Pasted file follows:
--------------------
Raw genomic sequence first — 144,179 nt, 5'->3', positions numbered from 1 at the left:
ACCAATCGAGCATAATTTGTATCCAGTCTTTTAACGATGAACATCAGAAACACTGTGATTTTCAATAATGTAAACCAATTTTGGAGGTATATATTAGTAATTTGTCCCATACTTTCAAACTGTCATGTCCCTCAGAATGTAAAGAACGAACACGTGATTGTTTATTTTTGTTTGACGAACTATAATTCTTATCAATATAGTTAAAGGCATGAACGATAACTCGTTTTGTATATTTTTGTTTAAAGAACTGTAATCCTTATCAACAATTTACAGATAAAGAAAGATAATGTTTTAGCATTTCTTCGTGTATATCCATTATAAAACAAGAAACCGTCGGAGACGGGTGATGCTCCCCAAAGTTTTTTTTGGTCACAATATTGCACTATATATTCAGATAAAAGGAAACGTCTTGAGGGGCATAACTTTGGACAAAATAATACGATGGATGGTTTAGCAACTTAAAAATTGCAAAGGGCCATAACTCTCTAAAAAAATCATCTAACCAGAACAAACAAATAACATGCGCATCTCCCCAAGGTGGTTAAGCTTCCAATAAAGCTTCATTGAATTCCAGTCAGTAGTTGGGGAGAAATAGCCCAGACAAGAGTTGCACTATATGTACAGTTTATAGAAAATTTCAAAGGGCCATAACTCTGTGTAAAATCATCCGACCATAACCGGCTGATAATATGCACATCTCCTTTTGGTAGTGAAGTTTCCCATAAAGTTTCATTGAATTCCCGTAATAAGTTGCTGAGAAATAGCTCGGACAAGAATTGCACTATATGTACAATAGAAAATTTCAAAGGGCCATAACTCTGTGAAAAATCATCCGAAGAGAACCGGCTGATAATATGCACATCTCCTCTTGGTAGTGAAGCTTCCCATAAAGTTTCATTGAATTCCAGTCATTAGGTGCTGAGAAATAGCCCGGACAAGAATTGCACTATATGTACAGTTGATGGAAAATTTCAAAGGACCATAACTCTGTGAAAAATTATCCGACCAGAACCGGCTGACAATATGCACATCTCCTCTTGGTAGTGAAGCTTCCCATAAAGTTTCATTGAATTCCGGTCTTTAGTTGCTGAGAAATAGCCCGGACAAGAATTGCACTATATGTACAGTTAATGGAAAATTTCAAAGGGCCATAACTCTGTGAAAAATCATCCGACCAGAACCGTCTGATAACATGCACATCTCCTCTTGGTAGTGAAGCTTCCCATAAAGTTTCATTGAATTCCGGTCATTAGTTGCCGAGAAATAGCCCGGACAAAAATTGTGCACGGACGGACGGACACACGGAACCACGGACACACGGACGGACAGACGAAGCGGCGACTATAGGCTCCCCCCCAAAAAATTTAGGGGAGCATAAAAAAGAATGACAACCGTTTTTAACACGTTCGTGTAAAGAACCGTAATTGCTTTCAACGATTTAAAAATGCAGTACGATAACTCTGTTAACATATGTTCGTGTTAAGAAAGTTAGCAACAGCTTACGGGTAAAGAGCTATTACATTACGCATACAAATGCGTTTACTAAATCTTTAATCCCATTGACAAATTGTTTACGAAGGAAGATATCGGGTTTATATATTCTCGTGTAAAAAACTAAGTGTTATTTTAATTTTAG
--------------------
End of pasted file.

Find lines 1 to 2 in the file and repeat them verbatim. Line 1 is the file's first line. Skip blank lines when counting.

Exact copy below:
Raw genomic sequence first — 144,179 nt, 5'->3', positions numbered from 1 at the left:
ACCAATCGAGCATAATTTGTATCCAGTCTTTTAACGATGAACATCAGAAACACTGTGATTTTCAATAATGTAAACCAATTTTGGAGGTATATATTAGTAATTTGTCCCATACTTTCAAACTGTCATGTCCCTCAGAATGTAAAGAACGAACACGTGATTGTTTATTTTTGTTTGACGAACTATAATTCTTATCAATATAGTTAAAGGCATGAACGATAACTCGTTTTGTATATTTTTGTTTAAAGAACTGTAATCCTTATCAACAATTTACAGATAAAGAAAGATAATGTTTTAGCATTTCTTCGTGTATATCCATTATAAAACAAGAAACCGTCGGAGACGGGTGATGCTCCCCAAAGTTTTTTTTGGTCACAATATTGCACTATATATTCAGATAAAAGGAAACGTCTTGAGGGGCATAACTTTGGACAAAATAATACGATGGATGGTTTAGCAACTTAAAAATTGCAAAGGGCCATAACTCTCTAAAAAAATCATCTAACCAGAACAAACAAATAACATGCGCATCTCCCCAAGGTGGTTAAGCTTCCAATAAAGCTTCATTGAATTCCAGTCAGTAGTTGGGGAGAAATAGCCCAGACAAGAGTTGCACTATATGTACAGTTTATAGAAAATTTCAAAGGGCCATAACTCTGTGTAAAATCATCCGACCATAACCGGCTGATAATATGCACATCTCCTTTTGGTAGTGAAGTTTCCCATAAAGTTTCATTGAATTCCCGTAATAAGTTGCTGAGAAATAGCTCGGACAAGAATTGCACTATATGTACAATAGAAAATTTCAAAGGGCCATAACTCTGTGAAAAATCATCCGAAGAGAACCGGCTGATAATATGCACATCTCCTCTTGGTAGTGAAGCTTCCCATAAAGTTTCATTGAATTCCAGTCATTAGGTGCTGAGAAATAGCCCGGACAAGAATTGCACTATATGTACAGTTGATGGAAAATTTCAAAGGACCATAACTCTGTGAAAAATTATCCGACCAGAACCGGCTGACAATATGCACATCTCCTCTTGGTAGTGAAGCTTCCCATAAAGTTTCATTGAATTCCGGTCTTTAGTTGCTGAGAAATAGCCCGGACAAGAATTGCACTATATGTACAGTTAATGGAAAATTTCAAAGGGCCATAACTCTGTGAAAAATCATCCGACCAGAACCGTCTGATAACATGCACATCTCCTCTTGGTAGTGAAGCTTCCCATAAAGTTTCATTGAATTCCGGTCATTAGTTGCCGAGAAATAGCCCGGACAAAAATTGTGCACGGACGGACGGACACACGGAACCACGGACACACGGACGGACAGACGAAGCGGCGACTATAGGCTCCCCCCCAAAAAATTTAGGGGAGCATAAAAAAGAATGACAACCGTTTTTAACACGTTCGTGTAAAGAACCGTAATTGCTTTCAACGATTTAAAAATGCAGTACGATAACTCTGTTAACATATGTTCGTGTTAAGAAAGTTAGCAACAGCTTACGGGTAAAGAGCTATTACATTACGCATACAAATGCGTTTACTAAATCTTTAATCCCATTGACAAATTGTTTACGAAGGAAGATATCGGGTTTATATATTCTCGTGTAAAAAACTAAGTGTTATTTTAATTTTAG